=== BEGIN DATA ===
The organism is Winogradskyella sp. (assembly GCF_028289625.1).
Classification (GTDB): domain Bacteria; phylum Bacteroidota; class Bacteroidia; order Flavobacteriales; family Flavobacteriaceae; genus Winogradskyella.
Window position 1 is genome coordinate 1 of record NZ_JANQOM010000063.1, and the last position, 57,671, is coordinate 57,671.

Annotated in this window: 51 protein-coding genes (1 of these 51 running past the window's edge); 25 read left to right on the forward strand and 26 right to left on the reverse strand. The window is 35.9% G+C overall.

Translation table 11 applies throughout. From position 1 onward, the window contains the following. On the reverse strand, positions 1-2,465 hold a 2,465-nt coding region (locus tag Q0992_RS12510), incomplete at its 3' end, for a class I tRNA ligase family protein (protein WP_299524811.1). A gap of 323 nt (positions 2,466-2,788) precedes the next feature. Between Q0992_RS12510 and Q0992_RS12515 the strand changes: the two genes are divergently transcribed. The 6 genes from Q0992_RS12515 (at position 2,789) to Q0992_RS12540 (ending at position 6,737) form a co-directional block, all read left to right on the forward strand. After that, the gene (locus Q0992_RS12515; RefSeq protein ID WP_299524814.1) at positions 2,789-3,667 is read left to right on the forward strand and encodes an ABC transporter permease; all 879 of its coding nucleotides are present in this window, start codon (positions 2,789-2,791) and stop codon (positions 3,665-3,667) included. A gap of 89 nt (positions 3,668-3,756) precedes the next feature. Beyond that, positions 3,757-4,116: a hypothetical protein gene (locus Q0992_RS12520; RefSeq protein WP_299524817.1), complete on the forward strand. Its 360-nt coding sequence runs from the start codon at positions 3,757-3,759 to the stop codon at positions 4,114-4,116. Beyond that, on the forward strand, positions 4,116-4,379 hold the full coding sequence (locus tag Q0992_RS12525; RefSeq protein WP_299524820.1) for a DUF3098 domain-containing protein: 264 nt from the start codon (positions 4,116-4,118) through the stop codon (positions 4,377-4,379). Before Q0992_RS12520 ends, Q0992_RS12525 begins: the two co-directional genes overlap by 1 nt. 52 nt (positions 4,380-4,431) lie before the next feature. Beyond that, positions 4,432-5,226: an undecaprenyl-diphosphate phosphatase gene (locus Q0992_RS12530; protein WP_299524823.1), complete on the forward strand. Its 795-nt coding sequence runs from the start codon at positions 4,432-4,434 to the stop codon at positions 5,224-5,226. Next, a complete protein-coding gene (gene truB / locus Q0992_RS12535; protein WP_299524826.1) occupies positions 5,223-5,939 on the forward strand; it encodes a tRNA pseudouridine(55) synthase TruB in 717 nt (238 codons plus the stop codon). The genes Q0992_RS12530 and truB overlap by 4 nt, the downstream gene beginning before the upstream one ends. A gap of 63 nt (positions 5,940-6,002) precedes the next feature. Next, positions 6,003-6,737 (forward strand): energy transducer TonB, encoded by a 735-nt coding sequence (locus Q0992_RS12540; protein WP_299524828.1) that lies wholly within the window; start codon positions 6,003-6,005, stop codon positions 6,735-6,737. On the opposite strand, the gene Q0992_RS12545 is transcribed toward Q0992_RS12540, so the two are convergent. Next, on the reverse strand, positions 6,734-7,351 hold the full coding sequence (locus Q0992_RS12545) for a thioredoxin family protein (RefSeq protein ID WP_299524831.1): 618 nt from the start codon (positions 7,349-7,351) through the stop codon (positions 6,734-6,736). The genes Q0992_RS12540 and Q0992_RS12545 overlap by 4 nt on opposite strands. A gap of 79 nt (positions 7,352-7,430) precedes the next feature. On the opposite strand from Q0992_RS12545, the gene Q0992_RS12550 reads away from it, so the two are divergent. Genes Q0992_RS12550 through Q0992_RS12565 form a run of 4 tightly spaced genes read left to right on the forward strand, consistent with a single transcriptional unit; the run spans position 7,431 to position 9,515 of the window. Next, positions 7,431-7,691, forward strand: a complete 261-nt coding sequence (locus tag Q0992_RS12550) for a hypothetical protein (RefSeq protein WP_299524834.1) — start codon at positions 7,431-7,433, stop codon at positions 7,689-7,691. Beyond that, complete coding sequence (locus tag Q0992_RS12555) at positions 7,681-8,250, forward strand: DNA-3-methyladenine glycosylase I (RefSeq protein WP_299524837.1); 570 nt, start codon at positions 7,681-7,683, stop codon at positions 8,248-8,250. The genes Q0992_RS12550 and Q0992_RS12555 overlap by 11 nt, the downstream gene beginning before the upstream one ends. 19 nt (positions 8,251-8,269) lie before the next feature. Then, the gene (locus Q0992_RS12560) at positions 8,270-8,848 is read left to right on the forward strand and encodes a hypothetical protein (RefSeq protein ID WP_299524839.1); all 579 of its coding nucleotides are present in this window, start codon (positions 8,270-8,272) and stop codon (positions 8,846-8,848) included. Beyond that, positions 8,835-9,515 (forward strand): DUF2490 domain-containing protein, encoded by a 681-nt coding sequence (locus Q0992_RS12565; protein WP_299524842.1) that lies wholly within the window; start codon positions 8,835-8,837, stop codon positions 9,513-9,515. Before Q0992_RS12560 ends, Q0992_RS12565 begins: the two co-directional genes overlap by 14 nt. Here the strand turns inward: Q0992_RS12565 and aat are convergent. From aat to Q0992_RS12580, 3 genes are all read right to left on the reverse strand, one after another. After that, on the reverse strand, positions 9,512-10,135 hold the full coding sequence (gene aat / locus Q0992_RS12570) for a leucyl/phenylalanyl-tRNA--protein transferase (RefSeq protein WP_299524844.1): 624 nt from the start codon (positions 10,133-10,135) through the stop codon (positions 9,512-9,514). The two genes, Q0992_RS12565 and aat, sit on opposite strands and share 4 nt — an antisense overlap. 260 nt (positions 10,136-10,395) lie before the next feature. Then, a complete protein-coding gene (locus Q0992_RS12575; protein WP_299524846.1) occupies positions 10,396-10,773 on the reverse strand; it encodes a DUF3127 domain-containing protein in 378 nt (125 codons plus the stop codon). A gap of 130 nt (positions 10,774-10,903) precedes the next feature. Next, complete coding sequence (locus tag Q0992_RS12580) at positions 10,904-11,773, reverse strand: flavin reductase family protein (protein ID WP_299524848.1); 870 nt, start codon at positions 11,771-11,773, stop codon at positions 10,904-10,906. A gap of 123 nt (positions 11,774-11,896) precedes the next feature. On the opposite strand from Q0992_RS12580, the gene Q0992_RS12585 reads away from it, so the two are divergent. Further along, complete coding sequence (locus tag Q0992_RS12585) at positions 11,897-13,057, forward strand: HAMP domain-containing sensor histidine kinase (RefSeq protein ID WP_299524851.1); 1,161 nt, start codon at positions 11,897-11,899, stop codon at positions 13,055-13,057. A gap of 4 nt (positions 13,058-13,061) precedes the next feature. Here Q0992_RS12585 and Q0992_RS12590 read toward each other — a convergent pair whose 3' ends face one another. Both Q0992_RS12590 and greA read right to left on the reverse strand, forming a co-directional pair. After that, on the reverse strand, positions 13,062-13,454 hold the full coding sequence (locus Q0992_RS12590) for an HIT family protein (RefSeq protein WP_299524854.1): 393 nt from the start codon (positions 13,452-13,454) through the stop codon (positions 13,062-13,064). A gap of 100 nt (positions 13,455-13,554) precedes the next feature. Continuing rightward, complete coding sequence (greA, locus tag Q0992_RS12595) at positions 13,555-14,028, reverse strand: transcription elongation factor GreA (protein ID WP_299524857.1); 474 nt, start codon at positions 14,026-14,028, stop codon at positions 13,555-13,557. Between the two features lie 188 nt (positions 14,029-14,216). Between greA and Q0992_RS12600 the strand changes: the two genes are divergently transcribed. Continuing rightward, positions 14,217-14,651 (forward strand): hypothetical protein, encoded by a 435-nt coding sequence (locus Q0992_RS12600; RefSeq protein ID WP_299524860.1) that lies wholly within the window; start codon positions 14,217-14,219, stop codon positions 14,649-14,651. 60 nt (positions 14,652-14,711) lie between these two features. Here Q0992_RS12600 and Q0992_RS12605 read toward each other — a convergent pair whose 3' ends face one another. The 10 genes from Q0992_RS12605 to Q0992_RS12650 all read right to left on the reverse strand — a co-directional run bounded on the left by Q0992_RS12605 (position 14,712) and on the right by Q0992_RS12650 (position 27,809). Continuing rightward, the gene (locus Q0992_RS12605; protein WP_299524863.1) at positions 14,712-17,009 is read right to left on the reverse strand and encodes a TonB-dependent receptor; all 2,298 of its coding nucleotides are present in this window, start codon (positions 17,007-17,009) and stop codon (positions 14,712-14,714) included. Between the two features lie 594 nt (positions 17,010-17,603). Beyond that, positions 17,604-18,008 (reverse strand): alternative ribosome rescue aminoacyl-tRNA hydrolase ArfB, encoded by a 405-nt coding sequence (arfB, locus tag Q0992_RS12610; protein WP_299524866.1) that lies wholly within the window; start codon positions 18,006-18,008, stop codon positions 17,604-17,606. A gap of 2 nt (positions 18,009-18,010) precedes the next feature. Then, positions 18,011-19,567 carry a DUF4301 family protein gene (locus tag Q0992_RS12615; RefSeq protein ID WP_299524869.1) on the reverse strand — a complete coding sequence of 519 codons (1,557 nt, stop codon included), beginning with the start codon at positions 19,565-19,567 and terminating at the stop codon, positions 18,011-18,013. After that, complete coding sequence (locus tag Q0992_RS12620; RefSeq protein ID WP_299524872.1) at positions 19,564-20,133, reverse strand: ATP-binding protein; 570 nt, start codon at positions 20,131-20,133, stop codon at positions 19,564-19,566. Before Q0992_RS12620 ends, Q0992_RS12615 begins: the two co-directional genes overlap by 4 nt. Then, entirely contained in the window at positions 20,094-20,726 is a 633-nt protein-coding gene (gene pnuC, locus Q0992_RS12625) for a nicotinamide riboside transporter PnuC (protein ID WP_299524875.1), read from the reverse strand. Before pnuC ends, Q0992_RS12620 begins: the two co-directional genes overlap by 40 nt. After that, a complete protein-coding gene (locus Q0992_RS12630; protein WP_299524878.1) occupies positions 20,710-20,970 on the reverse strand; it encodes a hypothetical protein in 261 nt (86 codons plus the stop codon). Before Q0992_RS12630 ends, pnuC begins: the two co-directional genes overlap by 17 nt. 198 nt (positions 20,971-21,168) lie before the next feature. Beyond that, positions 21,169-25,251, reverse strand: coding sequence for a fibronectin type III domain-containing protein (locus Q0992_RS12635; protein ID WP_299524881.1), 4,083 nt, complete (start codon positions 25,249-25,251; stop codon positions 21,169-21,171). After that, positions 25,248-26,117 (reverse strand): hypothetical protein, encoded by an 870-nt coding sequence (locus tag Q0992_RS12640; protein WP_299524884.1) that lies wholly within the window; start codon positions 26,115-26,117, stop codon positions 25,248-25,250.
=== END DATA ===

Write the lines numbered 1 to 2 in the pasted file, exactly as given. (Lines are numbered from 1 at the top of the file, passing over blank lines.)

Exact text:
The organism is Winogradskyella sp. (assembly GCF_028289625.1).
Classification (GTDB): domain Bacteria; phylum Bacteroidota; class Bacteroidia; order Flavobacteriales; family Flavobacteriaceae; genus Winogradskyella.